"It was kind of a reaction, and after it was over, I was just trying to figure out what happened," Bruntlett said. "The opportunities I've had, I haven't done that well with them. So it was certainly nice to have a good day at the plate and end up feeling good about what I'm doing."

A Baseball Rarity: The Unassisted Triple Play

The 15 unassisted triple plays in major-league history (including the postseason):

Date   Fielding Team   Fielder   Position   Batting Team

July 19, 1909   Cleveland Naps   Neal Ball   SS   Boston Red Sox

Ball caught Amby McConnell's line drive at second base; touched second to retire Heinie Wagner, who was on his way to third; then tagged Jake Stahl as he came up to second.

Oct. 10, 1920   Cleveland Indians   Bill Wambsganss   2B   Brooklyn Dodgers

In the fifth game of the World Series, Wambsganss caught Willie Mitchell's line drive, stepped on second to retire Pete Kilduff, and tagged Otto Miller, who was coming from first.

Sept. 14, 1923   Boston Red Sox   George Burns   1B   Cleveland Indians   

Burns caught Frank Brower's line drive, tagged Walt Lutzke off first base, and ran to second and slid into the bag before Riggs Stephenson could return from third.

Oct. 6, 1923   Boston Braves   Ernie Padgett   SS   Phillies

Padgett caught Walter Holke's line drive, stepped on second base to retire Cotton Tierney, and tagged Cliff Lee before he could return to first base.

May 7, 1925   Pittsburgh Pirates   Glenn Wright   SS   St. Louis Cardinals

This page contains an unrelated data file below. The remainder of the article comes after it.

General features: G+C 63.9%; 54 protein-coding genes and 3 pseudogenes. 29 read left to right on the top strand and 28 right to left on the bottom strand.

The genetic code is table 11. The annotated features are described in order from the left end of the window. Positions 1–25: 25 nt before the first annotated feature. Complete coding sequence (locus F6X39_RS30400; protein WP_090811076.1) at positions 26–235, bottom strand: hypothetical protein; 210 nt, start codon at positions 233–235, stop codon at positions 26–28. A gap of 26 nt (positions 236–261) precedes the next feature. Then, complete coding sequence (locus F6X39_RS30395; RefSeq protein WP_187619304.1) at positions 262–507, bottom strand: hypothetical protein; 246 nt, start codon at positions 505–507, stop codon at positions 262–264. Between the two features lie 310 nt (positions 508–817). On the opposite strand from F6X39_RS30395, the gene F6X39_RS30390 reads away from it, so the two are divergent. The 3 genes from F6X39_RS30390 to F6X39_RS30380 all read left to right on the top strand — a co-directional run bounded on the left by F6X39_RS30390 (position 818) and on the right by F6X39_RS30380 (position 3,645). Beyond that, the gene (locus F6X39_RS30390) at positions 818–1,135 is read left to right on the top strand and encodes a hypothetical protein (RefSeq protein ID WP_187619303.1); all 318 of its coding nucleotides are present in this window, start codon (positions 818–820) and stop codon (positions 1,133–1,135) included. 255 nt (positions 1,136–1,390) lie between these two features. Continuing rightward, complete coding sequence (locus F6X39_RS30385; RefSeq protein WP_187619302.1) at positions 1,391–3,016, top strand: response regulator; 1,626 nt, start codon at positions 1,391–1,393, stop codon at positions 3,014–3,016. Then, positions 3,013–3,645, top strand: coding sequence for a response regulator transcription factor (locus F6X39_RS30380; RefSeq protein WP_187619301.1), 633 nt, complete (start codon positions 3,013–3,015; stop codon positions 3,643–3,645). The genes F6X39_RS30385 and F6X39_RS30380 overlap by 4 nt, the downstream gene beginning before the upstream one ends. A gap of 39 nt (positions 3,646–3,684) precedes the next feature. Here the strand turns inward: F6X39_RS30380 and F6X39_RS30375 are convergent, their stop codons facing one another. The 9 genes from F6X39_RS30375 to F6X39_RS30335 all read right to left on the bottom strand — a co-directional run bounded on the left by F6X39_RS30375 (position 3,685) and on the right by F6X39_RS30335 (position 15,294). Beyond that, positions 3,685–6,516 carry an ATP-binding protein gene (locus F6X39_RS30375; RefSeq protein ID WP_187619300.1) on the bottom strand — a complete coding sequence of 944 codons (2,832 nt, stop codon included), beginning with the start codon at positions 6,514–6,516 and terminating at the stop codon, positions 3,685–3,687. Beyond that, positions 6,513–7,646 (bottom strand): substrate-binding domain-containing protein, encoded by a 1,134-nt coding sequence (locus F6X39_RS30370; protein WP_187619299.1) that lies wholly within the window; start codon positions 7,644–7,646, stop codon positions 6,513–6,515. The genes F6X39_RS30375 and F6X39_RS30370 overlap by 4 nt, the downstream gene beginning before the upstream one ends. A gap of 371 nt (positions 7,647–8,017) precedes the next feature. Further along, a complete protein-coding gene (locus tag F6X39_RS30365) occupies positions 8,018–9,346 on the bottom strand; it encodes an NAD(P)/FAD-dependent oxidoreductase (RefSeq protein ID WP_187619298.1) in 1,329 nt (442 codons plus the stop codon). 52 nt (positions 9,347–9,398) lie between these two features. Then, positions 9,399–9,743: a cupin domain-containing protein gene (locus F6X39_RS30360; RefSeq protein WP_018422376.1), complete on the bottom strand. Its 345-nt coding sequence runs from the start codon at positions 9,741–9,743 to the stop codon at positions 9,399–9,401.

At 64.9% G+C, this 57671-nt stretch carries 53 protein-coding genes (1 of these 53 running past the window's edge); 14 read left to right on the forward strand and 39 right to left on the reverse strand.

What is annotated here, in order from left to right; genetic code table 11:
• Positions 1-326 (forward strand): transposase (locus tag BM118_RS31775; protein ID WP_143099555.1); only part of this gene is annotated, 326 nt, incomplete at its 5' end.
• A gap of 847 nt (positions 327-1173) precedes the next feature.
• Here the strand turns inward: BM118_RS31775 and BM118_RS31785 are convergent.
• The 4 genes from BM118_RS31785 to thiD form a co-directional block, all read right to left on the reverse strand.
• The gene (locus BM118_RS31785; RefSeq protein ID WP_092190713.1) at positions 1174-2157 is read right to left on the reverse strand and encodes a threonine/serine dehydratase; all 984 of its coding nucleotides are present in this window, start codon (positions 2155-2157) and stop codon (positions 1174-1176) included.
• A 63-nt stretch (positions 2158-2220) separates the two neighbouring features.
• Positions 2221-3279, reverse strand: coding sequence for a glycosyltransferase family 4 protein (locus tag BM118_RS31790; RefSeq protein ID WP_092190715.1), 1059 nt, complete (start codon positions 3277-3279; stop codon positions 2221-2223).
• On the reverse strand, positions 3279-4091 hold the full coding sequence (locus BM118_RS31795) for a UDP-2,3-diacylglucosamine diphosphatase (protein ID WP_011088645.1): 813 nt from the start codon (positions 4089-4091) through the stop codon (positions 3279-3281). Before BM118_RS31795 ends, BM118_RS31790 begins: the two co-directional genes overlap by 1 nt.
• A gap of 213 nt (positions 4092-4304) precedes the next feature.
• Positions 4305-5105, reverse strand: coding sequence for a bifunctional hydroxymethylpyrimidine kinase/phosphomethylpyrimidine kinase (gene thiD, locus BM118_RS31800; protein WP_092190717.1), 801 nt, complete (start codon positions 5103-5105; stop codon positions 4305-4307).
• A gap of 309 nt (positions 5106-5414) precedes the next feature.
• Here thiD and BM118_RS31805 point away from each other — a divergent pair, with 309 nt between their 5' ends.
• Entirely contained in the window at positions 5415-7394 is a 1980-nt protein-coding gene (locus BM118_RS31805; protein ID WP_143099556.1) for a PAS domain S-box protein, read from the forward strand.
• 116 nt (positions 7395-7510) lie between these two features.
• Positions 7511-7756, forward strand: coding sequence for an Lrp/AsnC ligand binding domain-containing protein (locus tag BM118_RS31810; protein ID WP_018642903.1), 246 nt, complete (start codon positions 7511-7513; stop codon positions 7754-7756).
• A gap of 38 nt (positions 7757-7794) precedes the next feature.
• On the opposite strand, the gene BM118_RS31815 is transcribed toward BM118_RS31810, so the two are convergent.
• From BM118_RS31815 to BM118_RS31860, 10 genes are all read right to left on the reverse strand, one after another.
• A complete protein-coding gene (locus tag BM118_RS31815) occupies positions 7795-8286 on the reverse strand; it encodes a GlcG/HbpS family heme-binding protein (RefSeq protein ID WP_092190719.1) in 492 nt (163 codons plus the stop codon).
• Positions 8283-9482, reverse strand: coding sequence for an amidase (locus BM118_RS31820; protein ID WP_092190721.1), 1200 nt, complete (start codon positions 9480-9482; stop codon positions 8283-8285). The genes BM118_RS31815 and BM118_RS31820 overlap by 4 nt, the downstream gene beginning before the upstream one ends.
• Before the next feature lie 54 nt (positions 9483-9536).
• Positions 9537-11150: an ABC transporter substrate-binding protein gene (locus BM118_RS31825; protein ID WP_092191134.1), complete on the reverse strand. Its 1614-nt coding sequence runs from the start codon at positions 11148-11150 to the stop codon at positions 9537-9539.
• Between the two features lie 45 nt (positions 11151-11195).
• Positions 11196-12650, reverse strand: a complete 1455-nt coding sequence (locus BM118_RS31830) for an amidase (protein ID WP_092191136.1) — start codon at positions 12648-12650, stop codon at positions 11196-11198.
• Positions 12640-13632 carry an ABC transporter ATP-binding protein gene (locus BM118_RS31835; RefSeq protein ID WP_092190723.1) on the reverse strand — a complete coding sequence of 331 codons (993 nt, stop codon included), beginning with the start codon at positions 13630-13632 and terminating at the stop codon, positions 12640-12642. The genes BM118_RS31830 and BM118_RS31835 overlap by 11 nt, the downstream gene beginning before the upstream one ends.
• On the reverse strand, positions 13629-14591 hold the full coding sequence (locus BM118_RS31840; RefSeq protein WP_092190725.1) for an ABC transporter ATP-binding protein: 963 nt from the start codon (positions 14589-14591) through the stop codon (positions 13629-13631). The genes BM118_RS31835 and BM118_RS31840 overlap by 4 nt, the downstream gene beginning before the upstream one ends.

Wright caught Jim Bottomley's line drive, stepped on second to retire Jimmy Cooney, and tagged Rogers Hornsby coming from first.

May 30, 1927   Chicago Cubs   Jimmy Cooney   SS   Pittsburgh Pirates

Cooney caught Paul Waner's line drive, stepped on second to retire Lloyd Waner, and tagged Clyde Barnhart, who was coming from first.

May 31, 1927   Detroit Tigers   Johnny Neun*   1B   Cleveland Indians

Neun caught Homer Summa's line drive, tagged Charlie Jamieson between first and second, and touched second before Glenn Myatt could return, ending the game.

July 30, 1968   Washington Senators   Ron Hansen   SS   Cleveland Indians

Hansen caught Joe Azcue's line drive, stepped on second to double Dave Nelson, and tagged Russ Snyder, who was going toward second.

Sept. 20, 1992   PHILLIES   Mickey Morandini   2B   Pittsburgh Pirates

Morandini caught Jeff King's line drive up the middle, stepped on second to double Andy Van Slyke, and tagged Barry Bonds, who was standing near second.

July 8, 1994   Boston Red Sox   John Valentin   SS   Seattle Mariners

Valentin caught Marc Newfield's line drive, stepped on second base to double Mike Blowers, and tagged Keith Mitchell.

May 29, 2000   Oakland Athletics   Randy Velarde   2B   New York Yankees

Velarde caught Shane Spencer's line drive, tagged Jorge Posada between first and second, and touched second before Tino Martinez could return.

Aug. 10, 2003   Atlanta Braves   Rafael Furcal   SS   St. Louis Cardinals

Furcal caught Woody Williams' line drive, stepped on second to double Mike Matheny, and tagged Orlando Palmeiro, who was running back to first.

April 29, 2007   Colorado Rockies   Troy Tulowitzki   SS   Atlanta Braves

Tulowitzki caught Chipper Jones' line drive, stepped on second to double Kelly Johnson, and tagged Edgar Renteria, who was headed to second.

May 12, 2008   Cleveland Indians   Asdrubal Cabrera   2B   Toronto Blue Jays

Cabrera caught Lyle Overbay's line drive, stepped on second to double Kevin Mench, and tagged Marco Scutaro, who was standing on second.

Aug. 23, 2009   PHILLIES   Eric Bruntlett*   2B   New York Mets

Bruntlett caught Jeff Francoeur's line drive, stepped on second to force Luis Castillo, and tagged Daniel Murphy, who was running from first, to end the game.

* - Game-ending triple play.

Sources: Associated Press and sabr.org, the Web site for the Society for American Baseball Research